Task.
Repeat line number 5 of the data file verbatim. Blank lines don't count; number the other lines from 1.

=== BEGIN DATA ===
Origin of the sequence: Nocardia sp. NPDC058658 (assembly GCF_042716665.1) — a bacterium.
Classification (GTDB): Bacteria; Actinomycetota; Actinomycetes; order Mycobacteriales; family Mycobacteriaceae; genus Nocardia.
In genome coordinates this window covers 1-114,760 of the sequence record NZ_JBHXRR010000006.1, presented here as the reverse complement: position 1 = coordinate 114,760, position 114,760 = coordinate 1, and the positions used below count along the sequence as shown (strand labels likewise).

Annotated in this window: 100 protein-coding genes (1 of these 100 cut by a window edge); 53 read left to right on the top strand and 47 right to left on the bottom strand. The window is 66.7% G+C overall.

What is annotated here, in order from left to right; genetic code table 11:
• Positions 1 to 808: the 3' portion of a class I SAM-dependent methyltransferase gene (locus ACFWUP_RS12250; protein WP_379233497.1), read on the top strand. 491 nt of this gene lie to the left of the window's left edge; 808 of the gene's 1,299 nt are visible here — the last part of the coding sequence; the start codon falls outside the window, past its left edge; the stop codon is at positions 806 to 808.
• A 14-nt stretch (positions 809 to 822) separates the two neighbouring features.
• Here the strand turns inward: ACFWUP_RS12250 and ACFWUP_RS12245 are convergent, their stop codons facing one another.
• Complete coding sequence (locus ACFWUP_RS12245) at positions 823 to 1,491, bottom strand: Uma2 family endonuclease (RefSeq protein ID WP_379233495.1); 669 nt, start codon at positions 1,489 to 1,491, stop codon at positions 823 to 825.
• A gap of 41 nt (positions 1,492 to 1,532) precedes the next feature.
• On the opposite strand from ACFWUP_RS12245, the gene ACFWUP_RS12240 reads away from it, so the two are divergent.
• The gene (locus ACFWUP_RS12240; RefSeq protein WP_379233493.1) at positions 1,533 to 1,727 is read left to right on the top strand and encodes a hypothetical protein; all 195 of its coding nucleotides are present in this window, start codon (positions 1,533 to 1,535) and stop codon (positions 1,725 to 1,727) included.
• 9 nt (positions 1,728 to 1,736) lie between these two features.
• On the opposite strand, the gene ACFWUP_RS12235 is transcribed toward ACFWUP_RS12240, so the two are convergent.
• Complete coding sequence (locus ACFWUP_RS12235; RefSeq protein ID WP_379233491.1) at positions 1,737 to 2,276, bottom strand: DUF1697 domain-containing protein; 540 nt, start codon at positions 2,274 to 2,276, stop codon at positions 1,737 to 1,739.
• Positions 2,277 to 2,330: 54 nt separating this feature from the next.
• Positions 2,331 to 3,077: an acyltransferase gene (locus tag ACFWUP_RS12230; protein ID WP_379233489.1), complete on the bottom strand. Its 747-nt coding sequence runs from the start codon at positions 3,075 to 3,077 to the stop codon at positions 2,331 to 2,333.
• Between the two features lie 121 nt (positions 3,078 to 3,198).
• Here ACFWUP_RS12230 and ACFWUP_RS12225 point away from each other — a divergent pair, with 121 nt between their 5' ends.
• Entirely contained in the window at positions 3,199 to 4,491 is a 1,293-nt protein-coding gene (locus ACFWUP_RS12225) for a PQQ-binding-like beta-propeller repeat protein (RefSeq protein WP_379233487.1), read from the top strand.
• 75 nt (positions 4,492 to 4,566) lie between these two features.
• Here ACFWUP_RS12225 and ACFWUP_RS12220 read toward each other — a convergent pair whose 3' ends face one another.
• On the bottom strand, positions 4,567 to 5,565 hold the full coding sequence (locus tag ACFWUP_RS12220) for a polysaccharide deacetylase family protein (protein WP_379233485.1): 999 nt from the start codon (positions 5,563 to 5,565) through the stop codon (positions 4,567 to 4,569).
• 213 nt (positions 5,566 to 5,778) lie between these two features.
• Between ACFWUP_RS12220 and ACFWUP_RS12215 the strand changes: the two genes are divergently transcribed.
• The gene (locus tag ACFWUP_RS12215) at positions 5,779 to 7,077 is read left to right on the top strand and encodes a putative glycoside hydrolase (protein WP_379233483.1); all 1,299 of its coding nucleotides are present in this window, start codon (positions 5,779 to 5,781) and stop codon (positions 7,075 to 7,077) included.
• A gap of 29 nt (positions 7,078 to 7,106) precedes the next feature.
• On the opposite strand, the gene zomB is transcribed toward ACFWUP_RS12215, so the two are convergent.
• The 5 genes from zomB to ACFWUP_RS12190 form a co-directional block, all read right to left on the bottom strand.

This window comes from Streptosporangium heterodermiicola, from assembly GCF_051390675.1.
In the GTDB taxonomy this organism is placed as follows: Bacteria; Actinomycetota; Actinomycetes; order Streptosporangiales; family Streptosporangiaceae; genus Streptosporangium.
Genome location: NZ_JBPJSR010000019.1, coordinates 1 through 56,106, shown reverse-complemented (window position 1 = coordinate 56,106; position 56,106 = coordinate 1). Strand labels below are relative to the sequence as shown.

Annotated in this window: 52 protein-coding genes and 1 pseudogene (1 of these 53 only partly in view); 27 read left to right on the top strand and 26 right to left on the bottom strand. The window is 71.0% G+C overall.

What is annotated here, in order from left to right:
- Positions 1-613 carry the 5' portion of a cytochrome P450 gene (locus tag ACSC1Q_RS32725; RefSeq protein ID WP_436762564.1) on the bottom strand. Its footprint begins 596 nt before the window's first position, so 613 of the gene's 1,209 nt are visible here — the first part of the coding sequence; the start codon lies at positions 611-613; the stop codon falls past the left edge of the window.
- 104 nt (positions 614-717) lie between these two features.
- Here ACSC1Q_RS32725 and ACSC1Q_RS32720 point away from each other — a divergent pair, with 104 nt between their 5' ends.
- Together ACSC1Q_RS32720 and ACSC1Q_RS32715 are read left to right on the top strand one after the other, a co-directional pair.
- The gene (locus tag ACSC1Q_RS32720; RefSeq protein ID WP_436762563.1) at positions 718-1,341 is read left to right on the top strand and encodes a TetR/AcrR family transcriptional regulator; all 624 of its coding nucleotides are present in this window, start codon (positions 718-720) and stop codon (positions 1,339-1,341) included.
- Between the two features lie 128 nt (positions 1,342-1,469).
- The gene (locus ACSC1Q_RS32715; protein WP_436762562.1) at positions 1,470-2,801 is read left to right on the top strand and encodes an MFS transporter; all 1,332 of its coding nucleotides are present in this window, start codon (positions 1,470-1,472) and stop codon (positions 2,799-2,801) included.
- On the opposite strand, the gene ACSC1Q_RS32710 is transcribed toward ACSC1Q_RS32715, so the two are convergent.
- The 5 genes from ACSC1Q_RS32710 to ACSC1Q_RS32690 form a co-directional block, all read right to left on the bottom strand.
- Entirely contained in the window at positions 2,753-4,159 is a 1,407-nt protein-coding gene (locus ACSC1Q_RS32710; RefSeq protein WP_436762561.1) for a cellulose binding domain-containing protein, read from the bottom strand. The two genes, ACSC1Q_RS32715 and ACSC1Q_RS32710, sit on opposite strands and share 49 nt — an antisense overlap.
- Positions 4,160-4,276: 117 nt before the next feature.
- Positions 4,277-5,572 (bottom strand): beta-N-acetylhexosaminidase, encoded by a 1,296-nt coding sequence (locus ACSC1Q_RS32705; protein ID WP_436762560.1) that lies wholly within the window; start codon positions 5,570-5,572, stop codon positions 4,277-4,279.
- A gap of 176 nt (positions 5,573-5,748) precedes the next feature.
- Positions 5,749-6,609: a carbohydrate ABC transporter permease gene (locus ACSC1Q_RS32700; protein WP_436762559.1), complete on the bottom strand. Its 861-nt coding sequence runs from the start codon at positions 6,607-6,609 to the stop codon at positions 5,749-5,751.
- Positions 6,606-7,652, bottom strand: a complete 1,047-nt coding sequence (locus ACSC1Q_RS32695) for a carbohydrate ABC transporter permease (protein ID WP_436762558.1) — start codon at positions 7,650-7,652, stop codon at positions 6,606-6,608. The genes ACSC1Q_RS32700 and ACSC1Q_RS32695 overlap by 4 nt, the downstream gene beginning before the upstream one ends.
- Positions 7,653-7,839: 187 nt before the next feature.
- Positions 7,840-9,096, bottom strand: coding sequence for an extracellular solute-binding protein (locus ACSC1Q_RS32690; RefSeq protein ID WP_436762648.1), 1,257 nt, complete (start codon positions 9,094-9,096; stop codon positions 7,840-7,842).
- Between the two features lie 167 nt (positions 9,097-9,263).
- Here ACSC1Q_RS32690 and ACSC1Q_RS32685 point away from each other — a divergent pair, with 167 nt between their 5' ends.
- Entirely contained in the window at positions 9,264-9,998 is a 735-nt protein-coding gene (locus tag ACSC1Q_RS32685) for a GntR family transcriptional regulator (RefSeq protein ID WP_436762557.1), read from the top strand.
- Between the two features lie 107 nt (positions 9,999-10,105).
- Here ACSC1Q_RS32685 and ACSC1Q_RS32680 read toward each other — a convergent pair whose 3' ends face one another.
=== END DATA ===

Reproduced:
What is annotated here, in order from left to right; genetic code table 11: